My preference for these cases was always to learn the table of fractions-decimals until 1/20. It takes a little while, but can come in handy in a ton of cases.

For example, I always remember that 1/14 = ~0.07, and this has come in handy multiple times (even on the actual job, when brainstorming and having to do a "rough order of magnitude" calculation).

As a final point - don't stress too much about appearing clever on percentages with interviewers. I've had candidates who clearly were strong at Math, but at every point there was a number in the interview they tried to somehow "impress" me by their arithmetic prowness. You should still practice this, of course, but there are more important aspcets of the case you should focus on.

My preference for these cases was always to learn the table of fractions-decimals until 1/20. It takes a little while, but can come in handy in a ton of cases.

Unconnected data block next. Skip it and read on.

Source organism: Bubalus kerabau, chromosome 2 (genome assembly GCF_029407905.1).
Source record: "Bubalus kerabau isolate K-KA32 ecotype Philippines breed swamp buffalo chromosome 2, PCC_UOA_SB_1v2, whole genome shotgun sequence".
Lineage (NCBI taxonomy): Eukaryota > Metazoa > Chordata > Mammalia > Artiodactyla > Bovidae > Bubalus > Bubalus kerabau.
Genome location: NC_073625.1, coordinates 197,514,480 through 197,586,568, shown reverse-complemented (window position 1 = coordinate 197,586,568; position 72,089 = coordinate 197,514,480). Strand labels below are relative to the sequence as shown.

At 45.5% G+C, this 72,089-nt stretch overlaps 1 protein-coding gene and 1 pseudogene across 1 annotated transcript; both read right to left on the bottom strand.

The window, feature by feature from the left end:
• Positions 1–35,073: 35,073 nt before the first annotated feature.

For example, I always remember that 1/14 = ~0.07, and this has come in handy multiple times (even on the actual job, when brainstorming and having to do a "rough order of magnitude" calculation).

As a final point - don't stress too much about appearing clever on percentages with interviewers. I've had candidates who clearly were strong at Math, but at every point there was a number in the interview they tried to somehow "impress" me by their arithmetic prowness. You should still practice this, of course, but there are more important aspcets of the case you should focus on.